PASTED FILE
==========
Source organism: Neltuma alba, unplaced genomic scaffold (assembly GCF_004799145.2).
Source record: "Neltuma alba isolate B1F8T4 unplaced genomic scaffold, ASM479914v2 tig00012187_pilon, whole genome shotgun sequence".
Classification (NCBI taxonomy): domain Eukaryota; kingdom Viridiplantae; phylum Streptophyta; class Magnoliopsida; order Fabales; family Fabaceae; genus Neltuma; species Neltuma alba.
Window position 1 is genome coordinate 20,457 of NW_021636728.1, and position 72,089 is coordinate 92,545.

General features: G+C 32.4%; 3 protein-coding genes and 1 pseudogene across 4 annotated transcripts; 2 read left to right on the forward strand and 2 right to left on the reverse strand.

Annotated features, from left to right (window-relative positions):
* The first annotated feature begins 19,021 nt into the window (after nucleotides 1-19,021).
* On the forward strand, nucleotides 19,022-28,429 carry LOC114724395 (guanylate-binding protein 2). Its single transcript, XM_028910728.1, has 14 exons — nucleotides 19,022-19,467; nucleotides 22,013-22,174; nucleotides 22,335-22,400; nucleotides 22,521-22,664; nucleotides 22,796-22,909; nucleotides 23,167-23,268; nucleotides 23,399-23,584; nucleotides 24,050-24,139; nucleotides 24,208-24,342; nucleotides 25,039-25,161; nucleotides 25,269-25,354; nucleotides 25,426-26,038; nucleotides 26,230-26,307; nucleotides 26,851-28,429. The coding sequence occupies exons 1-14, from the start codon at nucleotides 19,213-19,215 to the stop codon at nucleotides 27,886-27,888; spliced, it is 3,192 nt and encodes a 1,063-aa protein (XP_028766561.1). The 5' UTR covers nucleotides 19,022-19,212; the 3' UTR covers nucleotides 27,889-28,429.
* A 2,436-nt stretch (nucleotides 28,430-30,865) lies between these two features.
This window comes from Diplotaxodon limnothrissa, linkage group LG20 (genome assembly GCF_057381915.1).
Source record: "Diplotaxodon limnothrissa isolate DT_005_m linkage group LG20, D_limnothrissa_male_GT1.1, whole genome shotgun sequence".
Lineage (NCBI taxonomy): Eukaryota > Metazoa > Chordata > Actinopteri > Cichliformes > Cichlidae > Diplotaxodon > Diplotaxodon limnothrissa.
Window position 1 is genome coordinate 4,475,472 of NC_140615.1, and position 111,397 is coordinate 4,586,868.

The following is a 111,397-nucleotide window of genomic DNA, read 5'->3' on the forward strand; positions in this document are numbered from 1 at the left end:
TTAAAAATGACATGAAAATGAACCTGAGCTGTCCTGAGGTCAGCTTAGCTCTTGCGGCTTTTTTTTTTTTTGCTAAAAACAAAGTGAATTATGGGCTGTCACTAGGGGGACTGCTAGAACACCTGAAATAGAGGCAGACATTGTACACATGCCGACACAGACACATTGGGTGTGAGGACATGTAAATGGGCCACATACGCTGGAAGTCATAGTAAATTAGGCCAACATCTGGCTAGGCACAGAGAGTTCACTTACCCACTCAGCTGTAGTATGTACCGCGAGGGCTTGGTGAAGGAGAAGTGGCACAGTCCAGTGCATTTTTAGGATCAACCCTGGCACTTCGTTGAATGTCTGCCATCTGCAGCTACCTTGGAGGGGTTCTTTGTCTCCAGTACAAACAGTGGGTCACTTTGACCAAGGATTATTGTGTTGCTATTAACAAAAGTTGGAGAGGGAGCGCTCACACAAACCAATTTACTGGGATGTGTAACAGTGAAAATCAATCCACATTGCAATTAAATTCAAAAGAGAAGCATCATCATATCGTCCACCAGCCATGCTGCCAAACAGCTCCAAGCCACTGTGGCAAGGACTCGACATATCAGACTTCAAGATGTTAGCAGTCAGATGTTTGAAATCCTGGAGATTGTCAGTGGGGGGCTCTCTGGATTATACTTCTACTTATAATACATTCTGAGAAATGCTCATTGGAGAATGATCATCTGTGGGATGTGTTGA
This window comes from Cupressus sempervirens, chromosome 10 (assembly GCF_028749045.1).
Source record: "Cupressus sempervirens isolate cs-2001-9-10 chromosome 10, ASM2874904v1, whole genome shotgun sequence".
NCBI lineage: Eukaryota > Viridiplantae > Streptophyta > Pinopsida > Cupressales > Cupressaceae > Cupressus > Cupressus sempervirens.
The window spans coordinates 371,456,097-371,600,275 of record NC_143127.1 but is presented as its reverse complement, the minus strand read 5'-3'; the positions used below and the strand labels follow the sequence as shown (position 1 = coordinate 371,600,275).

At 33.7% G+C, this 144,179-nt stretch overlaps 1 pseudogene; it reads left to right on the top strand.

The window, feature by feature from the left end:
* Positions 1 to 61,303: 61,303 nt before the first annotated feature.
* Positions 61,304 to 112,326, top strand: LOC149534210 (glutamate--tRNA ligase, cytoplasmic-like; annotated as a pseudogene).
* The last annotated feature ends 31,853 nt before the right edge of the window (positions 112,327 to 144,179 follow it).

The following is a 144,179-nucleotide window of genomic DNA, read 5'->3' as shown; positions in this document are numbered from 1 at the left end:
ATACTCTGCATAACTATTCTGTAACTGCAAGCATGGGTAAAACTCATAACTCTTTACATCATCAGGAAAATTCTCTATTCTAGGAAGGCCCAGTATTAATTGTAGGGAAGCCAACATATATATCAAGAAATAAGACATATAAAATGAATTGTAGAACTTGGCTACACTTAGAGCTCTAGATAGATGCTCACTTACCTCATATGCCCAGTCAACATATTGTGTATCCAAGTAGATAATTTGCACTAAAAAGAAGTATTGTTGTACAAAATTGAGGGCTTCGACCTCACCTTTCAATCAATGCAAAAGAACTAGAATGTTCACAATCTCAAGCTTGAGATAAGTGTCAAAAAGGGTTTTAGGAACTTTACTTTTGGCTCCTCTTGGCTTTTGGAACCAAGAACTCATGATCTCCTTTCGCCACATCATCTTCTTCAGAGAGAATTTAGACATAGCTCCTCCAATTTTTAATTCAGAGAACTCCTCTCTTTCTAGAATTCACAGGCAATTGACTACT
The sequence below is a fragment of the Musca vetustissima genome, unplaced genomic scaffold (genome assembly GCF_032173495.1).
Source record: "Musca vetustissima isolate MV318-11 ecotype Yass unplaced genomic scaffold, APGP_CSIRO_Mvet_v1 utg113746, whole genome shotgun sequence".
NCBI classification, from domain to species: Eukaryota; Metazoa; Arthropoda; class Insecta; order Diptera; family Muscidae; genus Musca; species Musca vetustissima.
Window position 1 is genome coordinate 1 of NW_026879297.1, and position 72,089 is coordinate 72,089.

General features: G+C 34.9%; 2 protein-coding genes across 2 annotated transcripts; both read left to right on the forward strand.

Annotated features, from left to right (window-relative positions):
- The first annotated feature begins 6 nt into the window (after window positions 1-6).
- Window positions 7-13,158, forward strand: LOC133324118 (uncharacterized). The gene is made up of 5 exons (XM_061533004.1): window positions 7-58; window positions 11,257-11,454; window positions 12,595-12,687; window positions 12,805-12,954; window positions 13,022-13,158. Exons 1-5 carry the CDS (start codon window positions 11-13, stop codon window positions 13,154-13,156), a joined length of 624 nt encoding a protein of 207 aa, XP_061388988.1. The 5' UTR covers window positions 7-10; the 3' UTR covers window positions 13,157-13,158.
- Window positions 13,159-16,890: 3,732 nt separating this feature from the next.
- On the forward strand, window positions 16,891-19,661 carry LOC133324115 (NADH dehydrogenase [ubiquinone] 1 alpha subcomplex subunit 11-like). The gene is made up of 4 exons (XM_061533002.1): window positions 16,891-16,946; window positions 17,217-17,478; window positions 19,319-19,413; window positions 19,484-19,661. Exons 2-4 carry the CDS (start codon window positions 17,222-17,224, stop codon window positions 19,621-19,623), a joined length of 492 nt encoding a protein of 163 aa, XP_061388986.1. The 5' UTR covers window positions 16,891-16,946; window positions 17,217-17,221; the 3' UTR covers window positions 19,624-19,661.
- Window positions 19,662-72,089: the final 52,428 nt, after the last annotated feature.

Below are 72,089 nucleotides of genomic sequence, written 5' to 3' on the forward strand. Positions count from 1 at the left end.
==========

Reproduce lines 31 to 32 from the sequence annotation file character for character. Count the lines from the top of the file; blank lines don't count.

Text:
General features: G+C 34.9%; 2 protein-coding genes across 2 annotated transcripts; both read left to right on the forward strand.

Annotated features, from left to right (window-relative positions):